Standard-setters consider softer start to climate risk disclosure
CFOs in the U.S. and abroad for months have faced the prospect that regulators would set sweeping and costly rules for disclosure about climate risk.
The timing and details of the standards have recently grown clearer — climate risk disclosure requirements, while likely to take force soon, may end up softer than originally proposed.
The International Sustainability Standards Board said on Feb. 16 that it plans by June to release global guidelines for reporting on both sustainability and climate risk.
Following an “urgent” recommendation from its staff, the ISSB also set Jan. 1, 2024, as the effective date. The board is backed by the Group of 20 advanced and developing countries and the sister organization to an accounting rulemaker recognized by 167 regulatory jurisdictions worldwide.
Meanwhile, the Securities and Exchange Commission recently said that before May it plans to release a final rule requiring publicly traded companies to report on greenhouse gas emissions and the risks from climate change.
The SEC proposal has drawn fire from businesses, lawmakers, state officials and other stakeholders. Critics have said in more than 14,000 comment letters that by pushing forward with the rule the agency would overstep its authority, subject companies to onerous compliance costs and require disclosure of information immaterial to investor decisions.
“I’ve been practicing for 15 years and this is by far the most attention an SEC rule has seen from a political or news standpoint, or a comments standpoint,” said Darryl Smith, a partner at Eversheds Sutherland, a law firm.
In response to the criticism, the SEC will likely blunt its proposed rule, according to attorneys who specialize in regulation and sustainability. The ISSB has already set an example for ways to ease compliance by allowing companies to gradually build climate risk reports.
The ISSB last week approved “a package of reliefs” for companies during the first several months of implementation, according to ISSB Vice Chair Sue Lloyd. For example, it will waive for one year the requirement that companies detail so-called Scope 3 GHG emissions by suppliers and vendors across their supply chains.
Also, ISSB guidelines for gauging all categories of a company’s GHG emissions — including its direct emissions and those by its energy suppliers — will initially allow for estimation and a gradual move toward precision, Lloyd said in a Feb. 16 podcast.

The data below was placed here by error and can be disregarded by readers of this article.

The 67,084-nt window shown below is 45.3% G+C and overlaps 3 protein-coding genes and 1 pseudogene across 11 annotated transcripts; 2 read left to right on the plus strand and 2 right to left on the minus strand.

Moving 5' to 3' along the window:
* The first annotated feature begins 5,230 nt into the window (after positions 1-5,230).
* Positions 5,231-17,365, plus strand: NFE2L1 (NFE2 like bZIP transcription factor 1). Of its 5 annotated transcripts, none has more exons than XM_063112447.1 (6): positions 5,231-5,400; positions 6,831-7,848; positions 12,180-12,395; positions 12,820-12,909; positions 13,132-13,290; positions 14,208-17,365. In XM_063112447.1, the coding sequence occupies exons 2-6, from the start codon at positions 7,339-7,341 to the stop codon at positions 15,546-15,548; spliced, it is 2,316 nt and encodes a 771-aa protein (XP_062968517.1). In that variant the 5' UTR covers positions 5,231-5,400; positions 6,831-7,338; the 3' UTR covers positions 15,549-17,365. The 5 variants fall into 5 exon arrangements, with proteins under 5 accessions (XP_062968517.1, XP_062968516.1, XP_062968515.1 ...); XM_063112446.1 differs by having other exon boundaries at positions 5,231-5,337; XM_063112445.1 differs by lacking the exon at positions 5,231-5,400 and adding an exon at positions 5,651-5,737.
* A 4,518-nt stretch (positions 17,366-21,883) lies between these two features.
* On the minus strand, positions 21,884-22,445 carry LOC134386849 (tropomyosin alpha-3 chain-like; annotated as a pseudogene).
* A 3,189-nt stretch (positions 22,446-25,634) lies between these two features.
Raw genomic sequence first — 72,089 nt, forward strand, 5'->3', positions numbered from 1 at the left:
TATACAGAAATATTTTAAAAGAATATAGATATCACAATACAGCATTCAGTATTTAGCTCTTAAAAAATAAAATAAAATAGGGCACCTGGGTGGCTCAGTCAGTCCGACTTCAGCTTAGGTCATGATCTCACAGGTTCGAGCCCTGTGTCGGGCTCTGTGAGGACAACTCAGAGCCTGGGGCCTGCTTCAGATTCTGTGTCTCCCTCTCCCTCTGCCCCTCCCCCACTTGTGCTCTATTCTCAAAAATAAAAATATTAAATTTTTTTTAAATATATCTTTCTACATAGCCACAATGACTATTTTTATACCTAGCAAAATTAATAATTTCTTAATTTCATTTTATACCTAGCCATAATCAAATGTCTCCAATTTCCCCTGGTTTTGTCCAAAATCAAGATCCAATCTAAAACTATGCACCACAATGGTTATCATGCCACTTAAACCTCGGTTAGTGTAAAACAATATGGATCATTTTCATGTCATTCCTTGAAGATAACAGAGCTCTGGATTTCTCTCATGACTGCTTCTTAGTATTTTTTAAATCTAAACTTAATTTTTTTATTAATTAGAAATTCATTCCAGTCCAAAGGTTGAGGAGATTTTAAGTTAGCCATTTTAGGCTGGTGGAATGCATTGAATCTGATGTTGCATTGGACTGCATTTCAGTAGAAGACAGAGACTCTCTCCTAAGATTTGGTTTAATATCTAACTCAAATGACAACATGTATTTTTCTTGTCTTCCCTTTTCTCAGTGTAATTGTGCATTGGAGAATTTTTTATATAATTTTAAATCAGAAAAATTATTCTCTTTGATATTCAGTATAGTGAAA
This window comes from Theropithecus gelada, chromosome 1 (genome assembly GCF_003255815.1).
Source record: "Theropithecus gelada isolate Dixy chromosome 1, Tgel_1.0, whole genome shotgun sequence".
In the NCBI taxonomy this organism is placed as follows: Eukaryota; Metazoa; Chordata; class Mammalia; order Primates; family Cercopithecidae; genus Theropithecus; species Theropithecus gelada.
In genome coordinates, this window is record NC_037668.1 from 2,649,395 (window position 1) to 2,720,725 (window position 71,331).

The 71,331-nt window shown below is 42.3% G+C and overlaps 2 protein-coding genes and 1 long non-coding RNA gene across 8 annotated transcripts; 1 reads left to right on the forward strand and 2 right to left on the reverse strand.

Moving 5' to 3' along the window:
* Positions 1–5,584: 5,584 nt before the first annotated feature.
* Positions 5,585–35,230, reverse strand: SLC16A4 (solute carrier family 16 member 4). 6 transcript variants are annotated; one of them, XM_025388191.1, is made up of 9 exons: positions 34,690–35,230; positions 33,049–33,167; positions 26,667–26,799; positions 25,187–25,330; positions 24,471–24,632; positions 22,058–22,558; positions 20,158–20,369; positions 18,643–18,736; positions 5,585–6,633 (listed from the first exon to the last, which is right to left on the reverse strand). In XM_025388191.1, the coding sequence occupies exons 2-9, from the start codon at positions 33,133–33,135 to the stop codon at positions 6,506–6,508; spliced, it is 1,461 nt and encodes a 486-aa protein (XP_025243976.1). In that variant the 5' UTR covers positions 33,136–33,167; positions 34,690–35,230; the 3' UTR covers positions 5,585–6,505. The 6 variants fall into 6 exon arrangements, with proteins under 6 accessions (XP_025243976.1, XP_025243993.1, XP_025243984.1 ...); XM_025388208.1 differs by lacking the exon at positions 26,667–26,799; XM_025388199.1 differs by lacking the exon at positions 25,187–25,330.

“We have developed a measurement framework that allows companies to use estimation and techniques that will enable people to have a little bit of a softer start, which is a dangerous word for me, but a softer start to how you do that measurement,” Lloyd said. “Over time we would expect people to become more sophisticated in their approach.”
Even if the SEC follows the lead of the ISSB and gradually phases in its rules, U.S. companies need to prepare for disclosing much more detailed information on climate risk, Smith said in an interview.
“Regardless of the final details of the proposed rule, you will see increased climate disclosure in SEC reports,” Smith said. “There already is a very robust framework in terms of what information is material, and a number of investors have been very clear that climate-related risk disclosure is material information in their view.”
As described in its 490-page proposed rule, the SEC aims to mandate that companies describe on Form 10-K their strategy toward climate risk, including plans to achieve any targets they have set for curbing such risk.
Companies would need to disclose data on their GHG emissions, either from their facilities (so-called Scope 1 emissions) or through their energy purchases (Scope 2). They would also need to obtain independent attestation of their data.
The SEC, hoping to avert litigation, is considering phasing in a Scope 3 reporting requirement, according to attorneys who specialize in regulation and sustainability.
The agency may also increase the threshold at which companies must report climate change costs on each line item of their audited financial statements, they said. Under the proposed rule, companies would need to report any climate-related costs totaling 1% or more of a line item.
“Those are two of the most controversial aspects of the proposed rule, and two of the most burdensome aspects for a company,” Smith said. “Those have had a bull’s eye on them from the get-go.”
Clear, widely accepted standards for disclosure will help clear up confusion caused by dozens of conflicting measurement and rating frameworks for sustainability, removing an obstacle to more detailed reporting on climate risks, according to C-suite executives and sustainability experts.
“There is a measurement and ratings challenge, but at the same time I feel that it often gets used as the excuse for inaction,” Marjella Lecourt-Alma, CEO and Co-Founder of Datamaran, said in an interview. “There’s no escaping it — so you just have to do it.”
Without clarity on climate risk measurement and regulation, some companies get away with “greenwashing,” exaggerating progress in meeting their net-zero targets for carbon emissions, UN Secretary General António Guterres said last month in Davos, Switzerland.